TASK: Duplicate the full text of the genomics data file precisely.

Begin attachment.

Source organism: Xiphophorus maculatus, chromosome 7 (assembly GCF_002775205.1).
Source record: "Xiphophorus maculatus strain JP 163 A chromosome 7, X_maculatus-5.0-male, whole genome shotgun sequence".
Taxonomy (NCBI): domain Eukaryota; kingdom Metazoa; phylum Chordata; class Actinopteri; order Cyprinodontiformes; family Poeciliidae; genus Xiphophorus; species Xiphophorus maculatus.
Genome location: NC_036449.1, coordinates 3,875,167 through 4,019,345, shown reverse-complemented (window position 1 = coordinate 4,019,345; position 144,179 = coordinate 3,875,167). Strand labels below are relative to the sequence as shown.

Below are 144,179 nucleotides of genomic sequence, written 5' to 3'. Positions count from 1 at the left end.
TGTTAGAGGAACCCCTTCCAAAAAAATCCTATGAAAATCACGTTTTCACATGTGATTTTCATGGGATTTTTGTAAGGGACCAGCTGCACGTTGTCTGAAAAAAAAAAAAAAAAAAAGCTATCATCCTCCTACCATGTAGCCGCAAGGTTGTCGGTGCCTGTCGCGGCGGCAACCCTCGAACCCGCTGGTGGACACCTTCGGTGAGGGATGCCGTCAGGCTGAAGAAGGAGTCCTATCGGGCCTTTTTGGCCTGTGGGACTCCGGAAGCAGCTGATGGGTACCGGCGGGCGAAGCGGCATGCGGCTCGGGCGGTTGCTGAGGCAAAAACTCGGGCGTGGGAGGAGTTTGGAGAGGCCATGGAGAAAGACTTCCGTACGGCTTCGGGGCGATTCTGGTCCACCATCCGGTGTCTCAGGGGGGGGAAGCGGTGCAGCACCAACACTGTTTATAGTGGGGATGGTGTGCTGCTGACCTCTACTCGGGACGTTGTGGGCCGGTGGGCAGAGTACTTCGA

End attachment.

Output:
Source organism: Xiphophorus maculatus, chromosome 7 (assembly GCF_002775205.1).
Source record: "Xiphophorus maculatus strain JP 163 A chromosome 7, X_maculatus-5.0-male, whole genome shotgun sequence".
Taxonomy (NCBI): domain Eukaryota; kingdom Metazoa; phylum Chordata; class Actinopteri; order Cyprinodontiformes; family Poeciliidae; genus Xiphophorus; species Xiphophorus maculatus.
Genome location: NC_036449.1, coordinates 3,875,167 through 4,019,345, shown reverse-complemented (window position 1 = coordinate 4,019,345; position 144,179 = coordinate 3,875,167). Strand labels below are relative to the sequence as shown.

Below are 144,179 nucleotides of genomic sequence, written 5' to 3'. Positions count from 1 at the left end.
TGTTAGAGGAACCCCTTCCAAAAAAATCCTATGAAAATCACGTTTTCACATGTGATTTTCATGGGATTTTTGTAAGGGACCAGCTGCACGTTGTCTGAAAAAAAAAAAAAAAAAAAGCTATCATCCTCCTACCATGTAGCCGCAAGGTTGTCGGTGCCTGTCGCGGCGGCAACCCTCGAACCCGCTGGTGGACACCTTCGGTGAGGGATGCCGTCAGGCTGAAGAAGGAGTCCTATCGGGCCTTTTTGGCCTGTGGGACTCCGGAAGCAGCTGATGGGTACCGGCGGGCGAAGCGGCATGCGGCTCGGGCGGTTGCTGAGGCAAAAACTCGGGCGTGGGAGGAGTTTGGAGAGGCCATGGAGAAAGACTTCCGTACGGCTTCGGGGCGATTCTGGTCCACCATCCGGTGTCTCAGGGGGGGGAAGCGGTGCAGCACCAACACTGTTTATAGTGGGGATGGTGTGCTGCTGACCTCTACTCGGGACGTTGTGGGCCGGTGGGCAGAGTACTTCGA